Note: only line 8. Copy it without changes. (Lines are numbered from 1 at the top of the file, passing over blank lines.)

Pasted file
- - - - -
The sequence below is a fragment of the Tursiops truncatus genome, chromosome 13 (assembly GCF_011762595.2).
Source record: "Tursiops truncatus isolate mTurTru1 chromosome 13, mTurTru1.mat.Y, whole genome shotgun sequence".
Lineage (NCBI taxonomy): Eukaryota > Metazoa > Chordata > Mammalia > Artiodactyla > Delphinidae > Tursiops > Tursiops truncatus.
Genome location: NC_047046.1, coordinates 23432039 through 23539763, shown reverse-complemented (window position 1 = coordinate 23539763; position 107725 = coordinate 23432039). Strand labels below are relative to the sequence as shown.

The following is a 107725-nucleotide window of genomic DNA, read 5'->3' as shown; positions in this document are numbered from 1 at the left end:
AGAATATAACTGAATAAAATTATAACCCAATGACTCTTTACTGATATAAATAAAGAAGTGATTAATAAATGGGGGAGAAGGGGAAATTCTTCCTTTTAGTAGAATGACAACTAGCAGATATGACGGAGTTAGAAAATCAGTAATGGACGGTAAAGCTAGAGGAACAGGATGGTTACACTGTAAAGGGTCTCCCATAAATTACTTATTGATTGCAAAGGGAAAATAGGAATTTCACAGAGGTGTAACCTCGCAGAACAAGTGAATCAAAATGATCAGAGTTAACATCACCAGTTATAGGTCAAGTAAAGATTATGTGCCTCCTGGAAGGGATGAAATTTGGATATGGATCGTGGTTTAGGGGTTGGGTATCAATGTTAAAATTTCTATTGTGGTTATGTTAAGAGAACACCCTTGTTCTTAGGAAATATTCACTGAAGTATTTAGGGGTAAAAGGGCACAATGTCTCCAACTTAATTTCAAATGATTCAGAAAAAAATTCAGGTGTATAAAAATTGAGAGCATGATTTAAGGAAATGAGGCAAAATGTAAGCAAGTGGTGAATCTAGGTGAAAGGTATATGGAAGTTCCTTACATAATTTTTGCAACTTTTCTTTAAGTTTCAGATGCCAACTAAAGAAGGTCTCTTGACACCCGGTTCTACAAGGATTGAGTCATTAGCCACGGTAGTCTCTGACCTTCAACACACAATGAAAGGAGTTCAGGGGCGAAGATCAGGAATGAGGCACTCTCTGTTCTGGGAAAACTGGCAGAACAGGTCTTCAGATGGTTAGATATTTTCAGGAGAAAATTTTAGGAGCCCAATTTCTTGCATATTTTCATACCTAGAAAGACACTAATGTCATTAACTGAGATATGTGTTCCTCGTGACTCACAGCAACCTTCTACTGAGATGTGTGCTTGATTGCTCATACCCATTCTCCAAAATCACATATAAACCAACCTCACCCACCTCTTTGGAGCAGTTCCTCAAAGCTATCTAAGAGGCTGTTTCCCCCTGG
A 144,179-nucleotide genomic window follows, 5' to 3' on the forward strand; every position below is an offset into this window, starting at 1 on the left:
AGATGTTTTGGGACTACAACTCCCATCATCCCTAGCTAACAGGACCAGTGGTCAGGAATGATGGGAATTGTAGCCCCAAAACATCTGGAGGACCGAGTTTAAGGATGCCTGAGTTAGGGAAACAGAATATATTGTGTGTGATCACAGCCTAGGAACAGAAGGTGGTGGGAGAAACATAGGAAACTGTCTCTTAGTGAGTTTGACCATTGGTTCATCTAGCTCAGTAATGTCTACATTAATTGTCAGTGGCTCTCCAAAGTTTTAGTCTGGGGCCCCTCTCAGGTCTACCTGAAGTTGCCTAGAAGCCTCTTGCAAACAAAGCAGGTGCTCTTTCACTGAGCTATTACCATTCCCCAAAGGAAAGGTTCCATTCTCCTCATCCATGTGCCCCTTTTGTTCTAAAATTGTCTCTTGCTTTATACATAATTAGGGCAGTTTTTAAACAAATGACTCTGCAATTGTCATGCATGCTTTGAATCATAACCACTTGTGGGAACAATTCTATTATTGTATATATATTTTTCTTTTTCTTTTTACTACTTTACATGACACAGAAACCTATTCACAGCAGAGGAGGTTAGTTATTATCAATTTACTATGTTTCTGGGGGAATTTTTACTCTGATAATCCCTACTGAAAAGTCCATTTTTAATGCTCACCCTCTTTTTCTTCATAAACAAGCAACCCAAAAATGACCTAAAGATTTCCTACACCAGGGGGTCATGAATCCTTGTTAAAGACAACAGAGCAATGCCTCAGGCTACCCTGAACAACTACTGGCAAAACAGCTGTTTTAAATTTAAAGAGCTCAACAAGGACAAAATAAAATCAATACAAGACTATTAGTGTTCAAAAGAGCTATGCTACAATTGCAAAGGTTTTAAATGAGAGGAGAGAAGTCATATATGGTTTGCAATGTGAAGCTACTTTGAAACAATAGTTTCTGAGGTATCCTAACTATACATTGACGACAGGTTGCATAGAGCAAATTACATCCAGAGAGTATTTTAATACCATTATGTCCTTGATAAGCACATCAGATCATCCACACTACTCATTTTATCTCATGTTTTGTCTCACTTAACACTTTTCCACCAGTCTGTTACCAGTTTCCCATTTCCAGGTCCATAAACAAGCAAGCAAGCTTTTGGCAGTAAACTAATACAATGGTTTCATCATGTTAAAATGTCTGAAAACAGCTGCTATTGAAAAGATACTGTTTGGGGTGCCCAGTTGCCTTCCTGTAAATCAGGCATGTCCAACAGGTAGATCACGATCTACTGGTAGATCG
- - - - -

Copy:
AGATGTTTTGGGACTACAACTCCCATCATCCCTAGCTAACAGGACCAGTGGTCAGGAATGATGGGAATTGTAGCCCCAAAACATCTGGAGGACCGAGTTTAAGGATGCCTGAGTTAGGGAAACAGAATATATTGTGTGTGATCACAGCCTAGGAACAGAAGGTGGTGGGAGAAACATAGGAAACTGTCTCTTAGTGAGTTTGACCATTGGTTCATCTAGCTCAGTAATGTCTACATTAATTGTCAGTGGCTCTCCAAAGTTTTAGTCTGGGGCCCCTCTCAGGTCTACCTGAAGTTGCCTAGAAGCCTCTTGCAAACAAAGCAGGTGCTCTTTCACTGAGCTATTACCATTCCCCAAAGGAAAGGTTCCATTCTCCTCATCCATGTGCCCCTTTTGTTCTAAAATTGTCTCTTGCTTTATACATAATTAGGGCAGTTTTTAAACAAATGACTCTGCAATTGTCATGCATGCTTTGAATCATAACCACTTGTGGGAACAATTCTATTATTGTATATATATTTTTCTTTTTCTTTTTACTACTTTACATGACACAGAAACCTATTCACAGCAGAGGAGGTTAGTTATTATCAATTTACTATGTTTCTGGGGGAATTTTTACTCTGATAATCCCTACTGAAAAGTCCATTTTTAATGCTCACCCTCTTTTTCTTCATAAACAAGCAACCCAAAAATGACCTAAAGATTTCCTACACCAGGGGGTCATGAATCCTTGTTAAAGACAACAGAGCAATGCCTCAGGCTACCCTGAACAACTACTGGCAAAACAGCTGTTTTAAATTTAAAGAGCTCAACAAGGACAAAATAAAATCAATACAAGACTATTAGTGTTCAAAAGAGCTATGCTACAATTGCAAAGGTTTTAAATGAGAGGAGAGAAGTCATATATGGTTTGCAATGTGAAGCTACTTTGAAACAATAGTTTCTGAGGTATCCTAACTATACATTGACGACAGGTTGCATAGAGCAAATTACATCCAGAGAGTATTTTAATACCATTATGTCCTTGATAAGCACATCAGATCATCCACACTACTCATTTTATCTCATGTTTTGTCTCACTTAACACTTTTCCACCAGTCTGTTACCAGTTTCCCATTTCCAGGTCCATAAACAAGCAAGCAAGCTTTTGGCAGTAAACTAATACAATGGTTTCATCATGTTAAAATGTCTGAAAACAGCTGCTATTGAAAAGATACTGTTTGGGGTGCCCAGTTGCCTTCCTGTAAATCAGGCATGTCCAACAGGTAGATCACGATCTACTGGTAGATCG